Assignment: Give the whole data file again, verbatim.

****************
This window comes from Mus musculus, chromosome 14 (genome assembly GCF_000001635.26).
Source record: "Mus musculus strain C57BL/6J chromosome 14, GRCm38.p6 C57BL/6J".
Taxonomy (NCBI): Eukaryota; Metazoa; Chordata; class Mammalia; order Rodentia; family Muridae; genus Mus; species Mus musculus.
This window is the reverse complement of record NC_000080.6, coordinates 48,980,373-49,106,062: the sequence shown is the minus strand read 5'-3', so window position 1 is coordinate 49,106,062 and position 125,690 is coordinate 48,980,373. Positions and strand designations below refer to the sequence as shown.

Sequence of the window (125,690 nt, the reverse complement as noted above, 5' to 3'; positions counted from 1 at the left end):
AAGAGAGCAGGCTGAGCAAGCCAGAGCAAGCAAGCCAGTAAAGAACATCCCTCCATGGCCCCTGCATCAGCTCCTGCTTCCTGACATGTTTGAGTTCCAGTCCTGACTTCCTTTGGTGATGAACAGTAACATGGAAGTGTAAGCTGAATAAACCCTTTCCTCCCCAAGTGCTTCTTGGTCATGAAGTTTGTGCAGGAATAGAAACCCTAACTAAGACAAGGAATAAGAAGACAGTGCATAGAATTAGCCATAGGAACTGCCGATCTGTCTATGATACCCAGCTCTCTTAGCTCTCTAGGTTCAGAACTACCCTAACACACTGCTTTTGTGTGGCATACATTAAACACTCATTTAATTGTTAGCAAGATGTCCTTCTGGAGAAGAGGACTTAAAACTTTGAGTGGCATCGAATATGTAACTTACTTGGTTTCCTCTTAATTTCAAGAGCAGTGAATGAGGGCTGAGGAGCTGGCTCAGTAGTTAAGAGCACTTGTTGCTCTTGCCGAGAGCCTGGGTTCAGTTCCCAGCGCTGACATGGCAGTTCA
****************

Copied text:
This window comes from Mus musculus, chromosome 14 (genome assembly GCF_000001635.26).
Source record: "Mus musculus strain C57BL/6J chromosome 14, GRCm38.p6 C57BL/6J".
Taxonomy (NCBI): Eukaryota; Metazoa; Chordata; class Mammalia; order Rodentia; family Muridae; genus Mus; species Mus musculus.
This window is the reverse complement of record NC_000080.6, coordinates 48,980,373-49,106,062: the sequence shown is the minus strand read 5'-3', so window position 1 is coordinate 49,106,062 and position 125,690 is coordinate 48,980,373. Positions and strand designations below refer to the sequence as shown.

Sequence of the window (125,690 nt, the reverse complement as noted above, 5' to 3'; positions counted from 1 at the left end):
AAGAGAGCAGGCTGAGCAAGCCAGAGCAAGCAAGCCAGTAAAGAACATCCCTCCATGGCCCCTGCATCAGCTCCTGCTTCCTGACATGTTTGAGTTCCAGTCCTGACTTCCTTTGGTGATGAACAGTAACATGGAAGTGTAAGCTGAATAAACCCTTTCCTCCCCAAGTGCTTCTTGGTCATGAAGTTTGTGCAGGAATAGAAACCCTAACTAAGACAAGGAATAAGAAGACAGTGCATAGAATTAGCCATAGGAACTGCCGATCTGTCTATGATACCCAGCTCTCTTAGCTCTCTAGGTTCAGAACTACCCTAACACACTGCTTTTGTGTGGCATACATTAAACACTCATTTAATTGTTAGCAAGATGTCCTTCTGGAGAAGAGGACTTAAAACTTTGAGTGGCATCGAATATGTAACTTACTTGGTTTCCTCTTAATTTCAAGAGCAGTGAATGAGGGCTGAGGAGCTGGCTCAGTAGTTAAGAGCACTTGTTGCTCTTGCCGAGAGCCTGGGTTCAGTTCCCAGCGCTGACATGGCAGTTCA